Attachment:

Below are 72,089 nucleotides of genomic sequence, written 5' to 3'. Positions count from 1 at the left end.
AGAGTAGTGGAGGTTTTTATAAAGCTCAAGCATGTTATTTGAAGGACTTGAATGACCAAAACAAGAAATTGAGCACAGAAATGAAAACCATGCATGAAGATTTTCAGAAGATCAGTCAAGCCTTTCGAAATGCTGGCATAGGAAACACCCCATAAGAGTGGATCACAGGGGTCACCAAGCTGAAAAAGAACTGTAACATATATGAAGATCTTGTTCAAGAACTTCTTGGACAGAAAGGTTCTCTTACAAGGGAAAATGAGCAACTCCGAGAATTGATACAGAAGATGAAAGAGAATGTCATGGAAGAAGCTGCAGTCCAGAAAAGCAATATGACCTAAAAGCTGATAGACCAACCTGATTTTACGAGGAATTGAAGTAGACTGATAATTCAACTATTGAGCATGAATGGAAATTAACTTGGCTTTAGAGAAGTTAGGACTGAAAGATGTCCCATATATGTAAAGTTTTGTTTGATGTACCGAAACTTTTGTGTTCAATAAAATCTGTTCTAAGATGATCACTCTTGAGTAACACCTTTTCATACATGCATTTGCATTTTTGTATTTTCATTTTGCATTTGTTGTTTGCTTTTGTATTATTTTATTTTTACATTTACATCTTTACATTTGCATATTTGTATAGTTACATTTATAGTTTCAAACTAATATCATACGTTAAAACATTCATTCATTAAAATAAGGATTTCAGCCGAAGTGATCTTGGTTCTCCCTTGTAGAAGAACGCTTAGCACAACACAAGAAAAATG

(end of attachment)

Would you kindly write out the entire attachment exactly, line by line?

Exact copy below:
Below are 72,089 nucleotides of genomic sequence, written 5' to 3'. Positions count from 1 at the left end.
AGAGTAGTGGAGGTTTTTATAAAGCTCAAGCATGTTATTTGAAGGACTTGAATGACCAAAACAAGAAATTGAGCACAGAAATGAAAACCATGCATGAAGATTTTCAGAAGATCAGTCAAGCCTTTCGAAATGCTGGCATAGGAAACACCCCATAAGAGTGGATCACAGGGGTCACCAAGCTGAAAAAGAACTGTAACATATATGAAGATCTTGTTCAAGAACTTCTTGGACAGAAAGGTTCTCTTACAAGGGAAAATGAGCAACTCCGAGAATTGATACAGAAGATGAAAGAGAATGTCATGGAAGAAGCTGCAGTCCAGAAAAGCAATATGACCTAAAAGCTGATAGACCAACCTGATTTTACGAGGAATTGAAGTAGACTGATAATTCAACTATTGAGCATGAATGGAAATTAACTTGGCTTTAGAGAAGTTAGGACTGAAAGATGTCCCATATATGTAAAGTTTTGTTTGATGTACCGAAACTTTTGTGTTCAATAAAATCTGTTCTAAGATGATCACTCTTGAGTAACACCTTTTCATACATGCATTTGCATTTTTGTATTTTCATTTTGCATTTGTTGTTTGCTTTTGTATTATTTTATTTTTACATTTACATCTTTACATTTGCATATTTGTATAGTTACATTTATAGTTTCAAACTAATATCATACGTTAAAACATTCATTCATTAAAATAAGGATTTCAGCCGAAGTGATCTTGGTTCTCCCTTGTAGAAGAACGCTTAGCACAACACAAGAAAAATG